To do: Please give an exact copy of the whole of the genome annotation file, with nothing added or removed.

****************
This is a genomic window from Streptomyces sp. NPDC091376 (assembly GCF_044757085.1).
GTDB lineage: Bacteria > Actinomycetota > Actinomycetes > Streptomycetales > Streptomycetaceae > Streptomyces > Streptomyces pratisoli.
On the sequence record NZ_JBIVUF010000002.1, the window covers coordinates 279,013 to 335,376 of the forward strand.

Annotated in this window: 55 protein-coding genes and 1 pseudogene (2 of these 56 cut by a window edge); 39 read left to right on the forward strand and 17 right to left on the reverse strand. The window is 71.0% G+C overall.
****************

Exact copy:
This is a genomic window from Streptomyces sp. NPDC091376 (assembly GCF_044757085.1).
GTDB lineage: Bacteria > Actinomycetota > Actinomycetes > Streptomycetales > Streptomycetaceae > Streptomyces > Streptomyces pratisoli.
On the sequence record NZ_JBIVUF010000002.1, the window covers coordinates 279,013 to 335,376 of the forward strand.

Annotated in this window: 55 protein-coding genes and 1 pseudogene (2 of these 56 cut by a window edge); 39 read left to right on the forward strand and 17 right to left on the reverse strand. The window is 71.0% G+C overall.